2023 NASPA Annual Conference

These are Indigenous Lands: Learn About What is Now Known as Baltimore, its First Peoples, and Current Indigenous Residents

As we look to gather and learn at the 2022 NASPA Annual Conference in what is now known as Baltimore, Maryland, we must acknowledge that Baltimore resides on stolen Indigenous land. Many Indigenous Peoples call the lane we now call Baltimore, Maryland, home: the Accohannock Indian Tribe, Assateague People’s Tribe, Nause-Waiwash Band of Indians, Pocomoke Indian Nation, Youghiogheny River Band of Shawnee Indians, Piscataway Conoy Tribe, Cedarville Band of the Piscataway Conoy, Choptico Band of the Piscataway Conoy, Piscataway Indian Nation and the Susquehannock. A diverse host of Indigenous peoples have resided in Maryland for over 12,000 years. With its many waterways and coastlines, this land has provided ways of travel and sustenance for survival. Currently, the Maryland Commission on Indian Affairs seeks to serve the interests of Baltimore’s Indigenous communities.

Baltimore resides on the ancestral homelands of the Piscataway and Susquehannock peoples. Baltimore is called home by the Cedarville Band of the Piscataway Conoy. The Piscataway Indian Nation, and the Piscataway Conoy Tribe. The Piscataway is English for Kinwaw Paskestikweya and means the “people who live on the long river with a bend in it”- the Potomac. They call themselves the Wee-So which means “the people”. The Susquehannock original name is not known, but is associated with Algonquin and means “people of the Muddy River” - the Susquehanna. It is important to recognize the history of colonization and its impact on first peoples.

Since the 1930s, Baltimore has become home for a large number of Lumbee people as well as for the Eastern Band Cherokee people. The Lumbee community in Baltimore is the largest Lumbee community outside the Lumbee’s tribal territory of North Carolina. They settled in an area between Upper Fells Point and Washington Hill, which was called “The Reservation.” The Baltimore American Indian Center was founded in this neighborhood. This center is a resource where Indigenous Peoples can learn and educate non-Indigenous peoples through language preservation, cultural programming, health and community services and community empowerment. Furthermore, Native Life Lines provides important health services to the local community, as it promotes health and social resiliency and trauma-informed practice for urban Indigenous peoples in Baltimore and in Boston, where next year’s annual conference will be held. Their services provide case management, counseling, dental, health promotion and disease prevention, and elder/youth/family programming.

During your stay in Baltimore, take time to explore and recognize the different histories of the city. Donate to the Baltimore American Indian Center or take a tour of their museum which is open Thursdays 1-4pm, or learn about their programs. Donate to Native Life Lines as this allows them to fund programs and activities not funded through federal monies. Take a walking tour of Baltimore’s Lumbee community. Download to your phone the “Guide to Indigenous Baltimore” (available both for Apple and Android). Take your time and learn about the Indigenous communities of Baltimore and the sacred land on which we will learn and grow through our convening.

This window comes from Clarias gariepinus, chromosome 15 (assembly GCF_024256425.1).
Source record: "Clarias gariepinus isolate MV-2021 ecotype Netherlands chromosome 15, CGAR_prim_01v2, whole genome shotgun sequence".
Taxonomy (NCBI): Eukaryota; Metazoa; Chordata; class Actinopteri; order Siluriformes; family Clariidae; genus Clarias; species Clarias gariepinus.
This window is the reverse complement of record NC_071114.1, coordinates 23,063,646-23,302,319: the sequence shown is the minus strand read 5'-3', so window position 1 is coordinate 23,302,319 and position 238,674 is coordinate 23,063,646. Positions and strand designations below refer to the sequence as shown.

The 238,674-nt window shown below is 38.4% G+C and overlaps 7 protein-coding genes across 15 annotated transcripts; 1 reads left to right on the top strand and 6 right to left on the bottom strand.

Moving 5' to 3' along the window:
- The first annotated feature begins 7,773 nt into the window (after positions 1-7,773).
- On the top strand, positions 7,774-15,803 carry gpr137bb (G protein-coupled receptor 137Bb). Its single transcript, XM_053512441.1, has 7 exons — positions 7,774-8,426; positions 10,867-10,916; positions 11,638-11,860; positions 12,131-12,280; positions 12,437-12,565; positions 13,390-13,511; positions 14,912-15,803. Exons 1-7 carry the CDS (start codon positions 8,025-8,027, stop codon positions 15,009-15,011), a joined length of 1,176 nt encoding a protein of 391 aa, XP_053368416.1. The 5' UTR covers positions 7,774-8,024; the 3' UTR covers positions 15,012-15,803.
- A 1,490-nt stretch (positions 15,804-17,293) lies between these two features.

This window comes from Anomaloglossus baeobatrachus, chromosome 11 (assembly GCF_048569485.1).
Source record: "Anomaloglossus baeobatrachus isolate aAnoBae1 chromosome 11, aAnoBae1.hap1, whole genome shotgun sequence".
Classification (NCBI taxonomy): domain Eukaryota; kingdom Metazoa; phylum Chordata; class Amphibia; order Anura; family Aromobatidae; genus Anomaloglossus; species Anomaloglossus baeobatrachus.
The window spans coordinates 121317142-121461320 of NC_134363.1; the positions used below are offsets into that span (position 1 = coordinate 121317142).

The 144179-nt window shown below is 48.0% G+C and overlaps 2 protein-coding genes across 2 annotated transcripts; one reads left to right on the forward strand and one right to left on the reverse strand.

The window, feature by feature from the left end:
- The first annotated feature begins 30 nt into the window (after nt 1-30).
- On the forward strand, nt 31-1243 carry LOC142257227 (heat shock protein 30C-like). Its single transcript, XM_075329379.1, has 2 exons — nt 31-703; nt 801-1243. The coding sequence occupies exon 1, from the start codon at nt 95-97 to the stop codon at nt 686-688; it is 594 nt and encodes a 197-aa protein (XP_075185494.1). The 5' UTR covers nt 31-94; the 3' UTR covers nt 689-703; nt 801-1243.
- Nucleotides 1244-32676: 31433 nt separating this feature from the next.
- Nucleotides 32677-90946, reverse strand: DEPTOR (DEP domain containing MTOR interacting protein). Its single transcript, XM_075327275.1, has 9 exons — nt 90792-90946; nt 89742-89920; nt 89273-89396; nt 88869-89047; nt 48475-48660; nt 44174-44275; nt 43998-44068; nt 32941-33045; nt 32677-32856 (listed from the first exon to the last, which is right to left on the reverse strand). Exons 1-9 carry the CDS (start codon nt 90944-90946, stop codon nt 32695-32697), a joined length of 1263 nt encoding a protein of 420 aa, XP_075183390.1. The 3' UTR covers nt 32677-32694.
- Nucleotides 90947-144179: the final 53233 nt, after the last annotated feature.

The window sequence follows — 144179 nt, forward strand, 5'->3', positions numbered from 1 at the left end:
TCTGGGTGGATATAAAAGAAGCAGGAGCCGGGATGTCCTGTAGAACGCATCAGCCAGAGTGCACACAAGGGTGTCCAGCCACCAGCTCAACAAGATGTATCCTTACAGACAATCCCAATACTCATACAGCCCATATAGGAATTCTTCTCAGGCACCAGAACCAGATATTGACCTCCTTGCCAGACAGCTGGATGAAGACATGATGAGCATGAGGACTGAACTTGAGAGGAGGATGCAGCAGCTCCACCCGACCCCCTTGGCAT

Baltimore American Indian Center Logo

The circular shape of the symbol represents the Circle of Life and it emphasizes the importance of each Native being a whole person. The four colors of the circle represent the four qualities of the balanced life: the spiritual, the emotional, the physical and the intellectual. The colors represent the four directions – East (yellow), South (red), West (black), and North (white), and are common to many Native cultures across the country. It is believed that together these colors not only represent a well-balanced individual, but also a complete human being. This balance and completeness is universal and represents the equality of all humankind. The brown tiles between the yellow, red, black and while tiles represent the Baltimore American Indian Center, a cornerstone of our community that binds us together.

Tribes Pronunciation Guide:
(Source: Maryland Arts Council Land Acknowledgement Project Overview and Resource Guide)

Accohannock Indian Tribe (æ-kꭤ-hæ-n⍺k (æ as in “bad;”⍺ as in “pod”))

Assateague People’s Tribe (æs-ʌ-tig (æ as in “bad;” ʌ as in “bud;” i as in “bead”))

Nause-Waiwash Band of Indians (næ-su (æ as in “bad;” u as in “booed”) we-w⍺ʃ (e as in “bay;” ⍺ as in “pod;” ʃ as in “shy”))

Pocomoke Indian Nation (po-ko-mok (o as in “boat”))

Youghiogheny River Band of Shawnee Indians (j⍺-kʌ-ge-ni (j as in “you;” ⍺ as in “pod;” ʌ as in “bud;” e as in “bay;” i as in “bead;”) ʃ⍺-ni (ʃ as in “shy;” ⍺ as in “pod;” i as in “bead”))

Piscataway Conoy Tribe kʌ-nɔɪ (ʌ as in “bud;” ɔɪ as in “boy”) (pɪs-cæ-tʌ-we (ɪ as in “bid;” æ as in “bad;” ʌ as in “bud;” e as in “bay”))

Cedarville Band of the Piscataway Conoy (kʌ-nɔɪ (ʌ as in “bud;” ɔɪ as in “boy”) (pɪs-cæ-tʌ-we (ɪ as in “bid;” æ as in “bad;” ʌ as in “bud;” e as in “bay)

Choptico Band of the Piscataway Conoy ( tʃ⍺p-ti-co (tʃ as in “chin;” ⍺ as in “pod;” i as in “bead;” o as in “boat”) kʌ-nɔɪ (ʌ as in “bud;” ɔɪ as in “boy”) (pɪs-cæ-tʌ-we (ɪ as in “bid;” æ as in “bad;” ʌ as in “bud;” e as in “bay”))
Piscataway Indian Nation (pɪs-cæ-tʌ-we (ɪ as in “bid;” æ as in “bad;” ʌ as in “bud;” e as in “bay”))
Susquehannock (sʌs-kwʌ-hæ-n⍺k (ʌ as in “bud;” æ as in “bad;” ⍺ as in “pod”))

Indigenous Engagement - NASPA Annual Conference
App: Guide to Indigenous Baltimore
Maryland Arts Council Land Acknowledgement Project
Learn about how UMB Honors Indigenous Peoples with New Dining Hall

Indigenous Tribes/ Nations: